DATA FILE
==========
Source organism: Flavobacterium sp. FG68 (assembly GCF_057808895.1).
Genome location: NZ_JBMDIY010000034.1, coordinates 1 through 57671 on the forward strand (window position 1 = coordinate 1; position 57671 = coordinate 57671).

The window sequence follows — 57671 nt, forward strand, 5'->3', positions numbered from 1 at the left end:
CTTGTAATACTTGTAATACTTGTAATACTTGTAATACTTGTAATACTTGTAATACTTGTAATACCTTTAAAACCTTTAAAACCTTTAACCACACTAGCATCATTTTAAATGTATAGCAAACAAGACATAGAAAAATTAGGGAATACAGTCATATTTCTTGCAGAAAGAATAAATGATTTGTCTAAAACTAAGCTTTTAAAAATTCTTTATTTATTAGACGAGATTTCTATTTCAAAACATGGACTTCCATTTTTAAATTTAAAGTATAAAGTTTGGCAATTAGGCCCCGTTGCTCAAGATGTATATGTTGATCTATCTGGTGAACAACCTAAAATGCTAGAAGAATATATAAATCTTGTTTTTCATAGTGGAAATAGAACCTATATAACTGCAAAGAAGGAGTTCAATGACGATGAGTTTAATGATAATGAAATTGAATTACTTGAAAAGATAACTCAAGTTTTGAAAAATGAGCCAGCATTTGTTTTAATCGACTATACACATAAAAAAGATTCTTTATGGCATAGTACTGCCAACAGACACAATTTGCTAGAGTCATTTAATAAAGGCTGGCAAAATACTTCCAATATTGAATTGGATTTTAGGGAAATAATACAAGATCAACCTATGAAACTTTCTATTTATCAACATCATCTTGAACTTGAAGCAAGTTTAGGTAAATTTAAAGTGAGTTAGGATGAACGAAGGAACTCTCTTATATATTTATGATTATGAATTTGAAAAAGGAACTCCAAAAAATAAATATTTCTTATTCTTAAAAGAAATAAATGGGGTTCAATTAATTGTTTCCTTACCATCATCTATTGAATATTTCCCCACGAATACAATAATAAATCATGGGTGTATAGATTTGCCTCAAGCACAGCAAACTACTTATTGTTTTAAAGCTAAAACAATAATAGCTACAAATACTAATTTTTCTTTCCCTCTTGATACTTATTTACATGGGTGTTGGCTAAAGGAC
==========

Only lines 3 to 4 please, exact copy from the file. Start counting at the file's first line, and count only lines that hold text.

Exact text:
The window sequence follows — 57671 nt, forward strand, 5'->3', positions numbered from 1 at the left end:
CTTGTAATACTTGTAATACTTGTAATACTTGTAATACTTGTAATACTTGTAATACTTGTAATACCTTTAAAACCTTTAAAACCTTTAACCACACTAGCATCATTTTAAATGTATAGCAAACAAGACATAGAAAAATTAGGGAATACAGTCATATTTCTTGCAGAAAGAATAAATGATTTGTCTAAAACTAAGCTTTTAAAAATTCTTTATTTATTAGACGAGATTTCTATTTCAAAACATGGACTTCCATTTTTAAATTTAAAGTATAAAGTTTGGCAATTAGGCCCCGTTGCTCAAGATGTATATGTTGATCTATCTGGTGAACAACCTAAAATGCTAGAAGAATATATAAATCTTGTTTTTCATAGTGGAAATAGAACCTATATAACTGCAAAGAAGGAGTTCAATGACGATGAGTTTAATGATAATGAAATTGAATTACTTGAAAAGATAACTCAAGTTTTGAAAAATGAGCCAGCATTTGTTTTAATCGACTATACACATAAAAAAGATTCTTTATGGCATAGTACTGCCAACAGACACAATTTGCTAGAGTCATTTAATAAAGGCTGGCAAAATACTTCCAATATTGAATTGGATTTTAGGGAAATAATACAAGATCAACCTATGAAACTTTCTATTTATCAACATCATCTTGAACTTGAAGCAAGTTTAGGTAAATTTAAAGTGAGTTAGGATGAACGAAGGAACTCTCTTATATATTTATGATTATGAATTTGAAAAAGGAACTCCAAAAAATAAATATTTCTTATTCTTAAAAGAAATAAATGGGGTTCAATTAATTGTTTCCTTACCATCATCTATTGAATATTTCCCCACGAATACAATAATAAATCATGGGTGTATAGATTTGCCTCAAGCACAGCAAACTACTTATTGTTTTAAAGCTAAAACAATAATAGCTACAAATACTAATTTTTCTTTCCCTCTTGATACTTATTTACATGGGTGTTGGCTAAAGGAC